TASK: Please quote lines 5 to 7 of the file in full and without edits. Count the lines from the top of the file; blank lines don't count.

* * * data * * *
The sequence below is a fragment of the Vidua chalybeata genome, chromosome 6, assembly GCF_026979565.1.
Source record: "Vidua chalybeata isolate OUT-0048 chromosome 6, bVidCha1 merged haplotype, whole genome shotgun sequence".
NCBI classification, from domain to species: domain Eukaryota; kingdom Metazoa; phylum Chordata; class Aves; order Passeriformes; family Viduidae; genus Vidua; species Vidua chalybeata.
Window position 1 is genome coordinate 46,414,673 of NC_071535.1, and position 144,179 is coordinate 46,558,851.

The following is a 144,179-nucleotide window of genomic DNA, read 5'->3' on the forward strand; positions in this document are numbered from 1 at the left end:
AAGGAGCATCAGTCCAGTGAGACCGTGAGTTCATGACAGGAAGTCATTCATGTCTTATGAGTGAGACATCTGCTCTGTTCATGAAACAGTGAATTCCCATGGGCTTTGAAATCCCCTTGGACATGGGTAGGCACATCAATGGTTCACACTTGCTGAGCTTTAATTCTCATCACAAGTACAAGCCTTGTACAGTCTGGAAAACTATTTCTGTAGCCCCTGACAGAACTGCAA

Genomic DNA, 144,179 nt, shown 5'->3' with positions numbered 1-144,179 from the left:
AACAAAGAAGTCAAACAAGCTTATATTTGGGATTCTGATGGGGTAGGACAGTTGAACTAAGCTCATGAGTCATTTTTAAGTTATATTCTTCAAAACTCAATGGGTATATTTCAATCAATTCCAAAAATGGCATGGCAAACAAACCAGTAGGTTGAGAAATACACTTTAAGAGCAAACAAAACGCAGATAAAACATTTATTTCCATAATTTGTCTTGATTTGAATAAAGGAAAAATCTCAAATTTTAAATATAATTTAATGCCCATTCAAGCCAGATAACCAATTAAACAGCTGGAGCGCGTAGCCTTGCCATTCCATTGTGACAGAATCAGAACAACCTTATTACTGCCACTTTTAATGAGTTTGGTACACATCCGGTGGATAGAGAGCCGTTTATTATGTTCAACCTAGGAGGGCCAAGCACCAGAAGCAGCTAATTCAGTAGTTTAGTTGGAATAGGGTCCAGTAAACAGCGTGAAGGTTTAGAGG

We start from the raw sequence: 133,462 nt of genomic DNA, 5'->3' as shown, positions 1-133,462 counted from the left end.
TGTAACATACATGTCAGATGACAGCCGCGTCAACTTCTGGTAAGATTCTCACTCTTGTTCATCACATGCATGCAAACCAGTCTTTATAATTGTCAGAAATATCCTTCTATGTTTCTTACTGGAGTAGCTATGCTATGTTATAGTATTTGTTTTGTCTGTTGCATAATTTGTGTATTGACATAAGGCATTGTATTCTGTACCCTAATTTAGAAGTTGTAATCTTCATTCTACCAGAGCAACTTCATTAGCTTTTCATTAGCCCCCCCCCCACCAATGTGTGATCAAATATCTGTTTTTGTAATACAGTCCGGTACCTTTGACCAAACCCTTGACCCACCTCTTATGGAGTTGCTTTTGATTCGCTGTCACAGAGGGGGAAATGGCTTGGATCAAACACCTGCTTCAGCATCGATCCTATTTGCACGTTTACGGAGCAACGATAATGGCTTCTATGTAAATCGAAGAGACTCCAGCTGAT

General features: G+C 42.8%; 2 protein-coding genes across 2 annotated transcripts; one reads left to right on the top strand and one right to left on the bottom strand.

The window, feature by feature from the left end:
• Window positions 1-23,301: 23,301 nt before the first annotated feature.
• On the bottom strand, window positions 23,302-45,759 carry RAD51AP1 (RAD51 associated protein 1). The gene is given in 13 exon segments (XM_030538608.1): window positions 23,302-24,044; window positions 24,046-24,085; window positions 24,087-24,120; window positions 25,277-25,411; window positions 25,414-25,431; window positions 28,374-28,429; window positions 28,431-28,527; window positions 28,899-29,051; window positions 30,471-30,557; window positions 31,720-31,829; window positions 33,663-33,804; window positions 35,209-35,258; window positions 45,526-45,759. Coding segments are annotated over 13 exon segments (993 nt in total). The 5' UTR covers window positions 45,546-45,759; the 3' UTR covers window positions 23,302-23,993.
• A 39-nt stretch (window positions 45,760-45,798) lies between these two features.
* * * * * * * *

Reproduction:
The following is a 144,179-nucleotide window of genomic DNA, read 5'->3' on the forward strand; positions in this document are numbered from 1 at the left end:
AAGGAGCATCAGTCCAGTGAGACCGTGAGTTCATGACAGGAAGTCATTCATGTCTTATGAGTGAGACATCTGCTCTGTTCATGAAACAGTGAATTCCCATGGGCTTTGAAATCCCCTTGGACATGGGTAGGCACATCAATGGTTCACACTTGCTGAGCTTTAATTCTCATCACAAGTACAAGCCTTGTACAGTCTGGAAAACTATTTCTGTAGCCCCTGACAGAACTGCAA

Genomic DNA, 144,179 nt, shown 5'->3' with positions numbered 1-144,179 from the left: